In 1987, a group of local residents saw the need for a community library for the small town of Ignacio and the surrounding rural area that it serves. They created an informal group called Friends of the Ignacio Library, and began working to achieve their dream. Progress was slow and intermittent, but in 1990 the group placed a question on the November ballot and received a “Yes” vote to establish a Special Taxation District to fund the library. This district, the Ignacio Community Library District, served a population of about 5,200 and encompasses an area of roughly 240 square miles.
Though the taxing authority provided funds to operate a library, at first there was no building to house its books and operations. With the help of a HUD grant and the town of Ignacio, volunteer workers remodeled a used furniture store and the town leased it to the Library District.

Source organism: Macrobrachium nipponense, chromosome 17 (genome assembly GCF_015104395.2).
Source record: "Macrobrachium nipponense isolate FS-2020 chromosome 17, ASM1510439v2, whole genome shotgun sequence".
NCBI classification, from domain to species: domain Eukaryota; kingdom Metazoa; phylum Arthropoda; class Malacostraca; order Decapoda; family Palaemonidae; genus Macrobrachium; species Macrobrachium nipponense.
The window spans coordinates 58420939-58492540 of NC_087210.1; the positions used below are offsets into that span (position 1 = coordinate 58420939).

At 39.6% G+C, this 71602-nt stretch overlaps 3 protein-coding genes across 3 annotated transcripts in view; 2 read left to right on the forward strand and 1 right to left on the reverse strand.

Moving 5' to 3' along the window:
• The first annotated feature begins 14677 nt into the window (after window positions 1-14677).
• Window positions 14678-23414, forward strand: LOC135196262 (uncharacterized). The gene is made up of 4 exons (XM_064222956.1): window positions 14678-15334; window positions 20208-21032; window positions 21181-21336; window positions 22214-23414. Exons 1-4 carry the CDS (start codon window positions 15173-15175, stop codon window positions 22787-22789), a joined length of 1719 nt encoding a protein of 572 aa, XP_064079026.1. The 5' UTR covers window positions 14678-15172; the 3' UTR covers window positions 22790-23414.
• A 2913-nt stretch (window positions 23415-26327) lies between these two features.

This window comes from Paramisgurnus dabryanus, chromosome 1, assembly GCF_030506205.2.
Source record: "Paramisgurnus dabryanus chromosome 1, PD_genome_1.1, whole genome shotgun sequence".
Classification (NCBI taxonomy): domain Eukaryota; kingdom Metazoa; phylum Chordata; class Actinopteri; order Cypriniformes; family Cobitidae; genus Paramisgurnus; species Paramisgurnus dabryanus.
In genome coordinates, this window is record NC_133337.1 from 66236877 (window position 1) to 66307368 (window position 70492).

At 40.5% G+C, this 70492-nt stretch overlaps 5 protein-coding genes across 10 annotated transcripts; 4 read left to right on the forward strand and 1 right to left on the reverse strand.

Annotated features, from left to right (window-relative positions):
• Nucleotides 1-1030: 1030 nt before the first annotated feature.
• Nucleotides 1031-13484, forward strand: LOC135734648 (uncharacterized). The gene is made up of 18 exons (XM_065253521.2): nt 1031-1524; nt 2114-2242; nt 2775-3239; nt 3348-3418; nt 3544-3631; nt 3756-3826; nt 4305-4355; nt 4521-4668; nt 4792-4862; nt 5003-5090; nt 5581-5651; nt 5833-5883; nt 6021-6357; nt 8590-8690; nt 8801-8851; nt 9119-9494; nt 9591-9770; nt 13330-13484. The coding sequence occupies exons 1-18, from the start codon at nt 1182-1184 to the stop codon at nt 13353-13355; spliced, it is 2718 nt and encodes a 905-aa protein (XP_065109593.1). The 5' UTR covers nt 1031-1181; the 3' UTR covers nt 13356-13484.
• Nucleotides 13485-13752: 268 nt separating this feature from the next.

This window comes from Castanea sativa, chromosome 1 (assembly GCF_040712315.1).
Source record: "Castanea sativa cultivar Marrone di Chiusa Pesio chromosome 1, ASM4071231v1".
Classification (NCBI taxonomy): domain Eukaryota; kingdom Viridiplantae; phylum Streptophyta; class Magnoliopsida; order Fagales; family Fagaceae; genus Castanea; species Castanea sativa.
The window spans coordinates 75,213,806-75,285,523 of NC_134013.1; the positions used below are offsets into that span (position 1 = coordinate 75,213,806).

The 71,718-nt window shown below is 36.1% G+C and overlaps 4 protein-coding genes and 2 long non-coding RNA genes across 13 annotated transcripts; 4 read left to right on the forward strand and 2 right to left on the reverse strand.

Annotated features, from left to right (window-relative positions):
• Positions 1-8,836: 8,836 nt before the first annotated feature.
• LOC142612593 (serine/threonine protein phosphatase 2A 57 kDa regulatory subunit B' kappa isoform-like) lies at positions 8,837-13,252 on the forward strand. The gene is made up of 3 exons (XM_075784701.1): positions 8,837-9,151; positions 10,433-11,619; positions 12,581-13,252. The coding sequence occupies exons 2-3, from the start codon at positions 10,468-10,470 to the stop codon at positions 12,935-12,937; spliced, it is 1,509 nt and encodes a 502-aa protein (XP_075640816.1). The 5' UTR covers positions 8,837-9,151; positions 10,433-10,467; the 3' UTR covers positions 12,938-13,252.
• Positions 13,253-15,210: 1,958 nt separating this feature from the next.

In 1991 the newly formed library moved into a 1800 sq.ft. building and hired a Library Director. Much of the furniture, as well as 6,000 books and videos, were donated by local citizens. With the newly approved mil levy, the Library was able to begin acquiring new materials for its collection.
By 2004, the library had confirmed the vision of its founders. In the spring of that year it had 2,200 registered patrons, a collection of 15,000 books and a substantial video collection. It provided numerous programs addressing literacy and ESL, computer skills, popular programs for children and young adults, including a summer reading program. Free Internet access was offered, and the demand quickly overran the six computers available. Initially the library started with one full-time employee. By early 2004 the staff had grown to a full-time director and three part-time library assistants.